The Atlantic magazine’s website reported what would have been a surprising bit of news. “Condoleezza Rice Blames Georgian Leader for War With Russia,” the headline for Joshua Kucera’s article reads. The sub-headline states: “The former secretary of state contradicts the view, held by many U.S. Republicans, that Russia began the 2008 war.” And the author writes, Former U.S. Secretary of State Condoleezza Rice says Georgian President Saakashvili alienated potential NATO allies by 'letting the Russians provoke him' into starting a war over South Ossetia.Indeed, the surprise in Kucera’s article is that it is completely wrong, and yet the Atlantic published it anyway.

“It’s outrageous,” Condoleezza Rice says of the Atlantic story. “The idea that I would blame the Georgians couldn’t be further from the truth.”

Kucera’s entire article is based on quotations taken directly from Rice’s recently published memoir, No Higher Honor: A Memoir of My Years in Washington. Nevertheless, he somehow is able to distort the meaning of the words in the book so that the former secretary of state no longer recognizes them as her own.

“The idea that I somehow blamed Saakashvilli for this . . . I just don’t think that is accurate,” Rice tells me in a phone interview. “It is true that we were worried that the Russians would provoke [Georgian president Mikheil] Saakashvili and that he would allow himself to be provoked. But in no way were the Georgians at fault, and I think that’s clear from the full text.”

“I think the Russians wanted this war,” the former secretary of state tells me, saying that the Russians got what they wanted. “They were doing all kinds of things to try to provoke the Georgians. The shelling of Georgian cities by the South Ossetians, Russian allies, is clearly what started the war.”

Primarily, Rice blames Putin: “The Russians, I believe, wanted a confrontation with Georgia. And I would lay that [on] Putin, yes, because even though he wasn’t president at that time, it was Putin who was always toughest on the Georgians. I explain in the book, too, that there is an almost irrational hatred of the Georgians by many Russians…”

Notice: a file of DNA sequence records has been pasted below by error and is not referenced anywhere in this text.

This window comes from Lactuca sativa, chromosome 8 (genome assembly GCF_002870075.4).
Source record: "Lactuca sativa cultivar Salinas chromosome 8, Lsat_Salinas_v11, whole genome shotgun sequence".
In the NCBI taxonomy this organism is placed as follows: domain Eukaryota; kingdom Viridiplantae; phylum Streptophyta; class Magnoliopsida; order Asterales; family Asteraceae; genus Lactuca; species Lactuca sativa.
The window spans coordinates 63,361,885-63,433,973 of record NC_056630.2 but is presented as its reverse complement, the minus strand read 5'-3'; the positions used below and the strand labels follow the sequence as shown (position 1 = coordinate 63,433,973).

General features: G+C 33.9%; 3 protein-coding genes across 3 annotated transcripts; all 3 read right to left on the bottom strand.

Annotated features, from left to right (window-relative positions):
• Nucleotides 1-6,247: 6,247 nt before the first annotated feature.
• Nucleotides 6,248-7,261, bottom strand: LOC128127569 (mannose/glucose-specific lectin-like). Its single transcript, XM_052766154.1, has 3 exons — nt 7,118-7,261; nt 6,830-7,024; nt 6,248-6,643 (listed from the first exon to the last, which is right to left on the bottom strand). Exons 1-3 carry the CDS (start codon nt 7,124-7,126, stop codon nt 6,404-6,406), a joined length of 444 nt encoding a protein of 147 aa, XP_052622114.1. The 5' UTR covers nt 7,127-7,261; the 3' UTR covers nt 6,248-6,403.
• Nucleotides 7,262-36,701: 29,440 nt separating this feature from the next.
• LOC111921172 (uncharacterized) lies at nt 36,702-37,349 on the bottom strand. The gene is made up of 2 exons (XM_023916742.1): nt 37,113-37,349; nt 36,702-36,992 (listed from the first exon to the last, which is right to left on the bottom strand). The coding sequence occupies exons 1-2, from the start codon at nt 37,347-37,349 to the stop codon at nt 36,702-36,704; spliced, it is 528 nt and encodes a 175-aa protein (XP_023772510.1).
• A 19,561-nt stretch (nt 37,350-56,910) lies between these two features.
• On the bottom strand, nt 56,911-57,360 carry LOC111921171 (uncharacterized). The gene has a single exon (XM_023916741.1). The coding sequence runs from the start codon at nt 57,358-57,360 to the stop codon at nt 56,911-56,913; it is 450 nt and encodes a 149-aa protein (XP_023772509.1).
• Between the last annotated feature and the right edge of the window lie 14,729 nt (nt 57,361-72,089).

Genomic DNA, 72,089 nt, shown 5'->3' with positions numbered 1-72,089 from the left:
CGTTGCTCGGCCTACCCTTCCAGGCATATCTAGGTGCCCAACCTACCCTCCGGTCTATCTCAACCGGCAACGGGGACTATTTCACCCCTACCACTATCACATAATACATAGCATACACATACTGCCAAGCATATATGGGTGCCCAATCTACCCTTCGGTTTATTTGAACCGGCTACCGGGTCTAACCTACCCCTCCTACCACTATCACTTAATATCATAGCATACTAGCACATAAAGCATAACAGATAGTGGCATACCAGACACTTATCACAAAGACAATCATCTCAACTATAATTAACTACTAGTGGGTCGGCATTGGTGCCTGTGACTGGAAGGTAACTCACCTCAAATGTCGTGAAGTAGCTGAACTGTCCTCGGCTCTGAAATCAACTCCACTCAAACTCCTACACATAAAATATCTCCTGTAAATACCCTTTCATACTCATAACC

In the book, Rice subtly suggests that Russian hatred for Georgians might even be motivated by the Georgians having darker skin than the Russians. As Rice writes in her memoir:

The average man on the street will tell you without too much prompting that the dark-skinned inhabitants of the Caucasus are thieves and thugs. Once when staying in a somewhat seedy Moscow hotel, the Ukraina, I returned from dinner to be told by an agitated “hall lady” (in the old Soviet Union these senior citizens stayed up all night to “watch” the comings and goings of hotel guests) that some Georgian men had been asking after me. Her unvarnished anti-Georgian screed was delivered without her apparently noticing that I, too, was dark-skinned.

It is not clear why an article in the Atlantic would promote the view that Georgia was the aggressor, but it is nothing more than distortions aimed at furthering the Russian line.

Like the Atlantic, Putin has also suggested that Georgia deserved what it got. "If policies had been different, I am positive, tragic events would not have taken place in Abkhazia and South Ossetia 18 months ago," Putin reportedly said in 2009. "Saakashvili has pursued political goals of tearing the bonds linking Russia and Georgia."

Actually, Putin has gone even further before, accusing the Americans of starting the war themselves! The good news is that at least the Atlantic has not yet given serious thought to that conspiracy theory.

In her book, in the very chapter on Russia and Georgia, Rice even tells a story of the Russian strongman trying to intimidate her so that the U.S. would go soften its support of Georgia. Rice writes:

I then changed the topic to Georgia and simply said that I had a message from the President. “We are concerned about the rhetoric toward Tbilisi and the embargo,” I said calmly. “Any move against Georgia will deeply affect U.S.-Russian relations.” In an instant Putin stood up, peering over me. “If Saakashvili wants war, he’ll get it,” he said. “And any support for him will destroy our relationship too.” It was a physical posture clearly meant to intimidate. So I stood up too and, in my heels, rose to five feet eleven over the five-foot-eight or so Putin. I repeated the President’s message. For a distended moment we stood there face to face—well, almost.

One can disagree with how Rice handled the war Russia waged against Georgia. And reasonable people can disagree with any number of foreign policy decisions the former secretary of state made while she served in the Bush administration. But this fact is indisputable: Rice blames Russia, not Georgia, for the 2008 conflict.

Nevertheless, Kucera and his editors at the Atlantic seem to take the Kremlin's view of the events.

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